Correction 12:17 P.M.: An earlier version of this story identified the wrong SEIU local at the center of the case. The NLRB is pursuing charges against only SEIU United Healthcare Workers West.
A California union stands accused of illegally forcing a nurse’s aide to pay dues without informing him of his right to opt out of membership.
Guillermo Cornejo said in a complaint that Service Employees International Union United Healthcare Workers West failed to properly notify him of his Beck Rights when he started work at Los Robles Hospital and Medical Center in 2012. When he bucked at handing over nearly two percent of his paycheck to pay dues, the union attempted to get him fired, according to the National Labor Relations Board, the country’s top labor arbiter.
"Respondent [SEIU] failed to inform Charging Party [Cornejo] that he has a right to be or remain a nonmember," the NLRB complaint says. "Respondent has been restraining and coercing employees in the exercise of the rights guaranteed…[and] has been attempting to cause an employer to discriminate against its employees."
The union did not respond to a request for comment.
Cornejo supplied the agency with a copy of a letter penned by union officials upon his hiring in March 2012.
"You are automatically a member of the union," the letter, dated March 12, says. "The Contract between Los Robles Hospital & Medical Center and SEIU-UHW requires all represented employees to satisfy certain financial obligations to the union."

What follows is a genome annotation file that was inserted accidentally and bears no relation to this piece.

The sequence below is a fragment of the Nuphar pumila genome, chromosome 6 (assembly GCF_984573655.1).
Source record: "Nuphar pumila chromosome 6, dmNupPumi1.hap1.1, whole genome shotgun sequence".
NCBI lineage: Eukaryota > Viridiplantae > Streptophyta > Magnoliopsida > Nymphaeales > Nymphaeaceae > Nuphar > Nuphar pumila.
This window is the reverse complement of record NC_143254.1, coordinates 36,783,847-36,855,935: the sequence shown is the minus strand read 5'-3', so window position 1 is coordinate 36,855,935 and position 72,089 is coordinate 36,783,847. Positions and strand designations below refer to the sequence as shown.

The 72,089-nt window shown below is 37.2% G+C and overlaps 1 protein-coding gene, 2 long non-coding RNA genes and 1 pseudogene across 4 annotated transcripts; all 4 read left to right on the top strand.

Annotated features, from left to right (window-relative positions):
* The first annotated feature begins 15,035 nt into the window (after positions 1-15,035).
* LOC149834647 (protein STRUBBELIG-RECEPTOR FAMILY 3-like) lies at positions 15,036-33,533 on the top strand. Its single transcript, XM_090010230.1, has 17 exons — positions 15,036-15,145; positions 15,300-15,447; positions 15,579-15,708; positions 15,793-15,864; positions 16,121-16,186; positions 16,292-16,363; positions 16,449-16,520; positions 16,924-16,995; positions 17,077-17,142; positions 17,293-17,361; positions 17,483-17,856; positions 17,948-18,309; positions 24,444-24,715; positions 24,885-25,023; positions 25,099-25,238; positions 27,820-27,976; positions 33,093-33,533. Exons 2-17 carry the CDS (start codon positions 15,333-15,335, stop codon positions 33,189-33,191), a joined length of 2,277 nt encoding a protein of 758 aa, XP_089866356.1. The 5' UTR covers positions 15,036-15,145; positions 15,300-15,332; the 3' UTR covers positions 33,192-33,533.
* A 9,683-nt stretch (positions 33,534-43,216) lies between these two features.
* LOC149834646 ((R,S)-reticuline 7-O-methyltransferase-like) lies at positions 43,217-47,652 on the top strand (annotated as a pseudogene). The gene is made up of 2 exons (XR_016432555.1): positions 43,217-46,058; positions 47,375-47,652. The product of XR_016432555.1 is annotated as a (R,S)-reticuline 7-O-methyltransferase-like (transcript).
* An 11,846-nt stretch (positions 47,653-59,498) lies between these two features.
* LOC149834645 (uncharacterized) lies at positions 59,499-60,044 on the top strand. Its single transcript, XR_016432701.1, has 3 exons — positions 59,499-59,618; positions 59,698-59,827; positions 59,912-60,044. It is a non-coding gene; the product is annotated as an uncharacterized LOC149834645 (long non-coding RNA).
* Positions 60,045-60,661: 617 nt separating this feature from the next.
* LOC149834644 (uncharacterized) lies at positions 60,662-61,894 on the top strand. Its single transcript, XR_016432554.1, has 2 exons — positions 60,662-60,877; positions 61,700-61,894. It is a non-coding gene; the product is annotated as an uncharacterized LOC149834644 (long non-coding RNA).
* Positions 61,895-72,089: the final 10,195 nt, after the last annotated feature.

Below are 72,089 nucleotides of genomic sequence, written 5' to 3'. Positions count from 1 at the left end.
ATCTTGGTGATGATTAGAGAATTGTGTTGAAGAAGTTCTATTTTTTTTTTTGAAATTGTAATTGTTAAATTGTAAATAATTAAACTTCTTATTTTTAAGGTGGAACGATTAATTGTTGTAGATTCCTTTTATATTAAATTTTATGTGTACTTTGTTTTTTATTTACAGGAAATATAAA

SEIU-UHW represents about 140,000 workers in the healthcare industry. The union charges workers a $100 initiation fee, as well as 2 percent of earnings "with a minimum monthly rate of $32.00 ($14.77 per biweekly paycheck) and a maximum monthly rate of $110.00," according to the letter sent to Cornejo.
The union collected nearly $110 million in dues in 2014, according to federal labor filings.
Cornejo filed the charges with assistance from the National Right to Work Legal Defense Foundation.
"SEIU officials ignored the law to force new employees into full dues-paying union ranks," Patrick Semmens, the foundation’s vice president, said in a statement.
This is not the first time a SEIU-UHW has fun afoul of laws allowing healthcare workers to opt out of full dues. In 2013, 200 nurses successfully sued the union for coercing them into the union following a hospital merger in Thousand Oaks. The same foundation represented those workers at the center of the suit.
Semmens said that the labor regulator did the right thing, adding that California lawmakers can take further steps to protect workers rights. California allows forced unionism, in which all workers must pay union dues or partial agency fees as a condition of employment.
"We’re happy to report that the NLRB has finally taken action to hold SEIU bosses accountable for this injustice, but similar union practices will continue until California adopts a Right to Work law, which would make union membership and dues payments strictly voluntary," Semmens said in the release.
The NLRB General Counsel’s office is seeking to address the situation by posting proper notices of Beck Rights around the workplace and informing Cornejo and other workers "who have not applied for Union membership, that they are not considered to be members of the Union unless and until they apply."
The agency will hold a hearing at its Los Angeles regional office on November 2.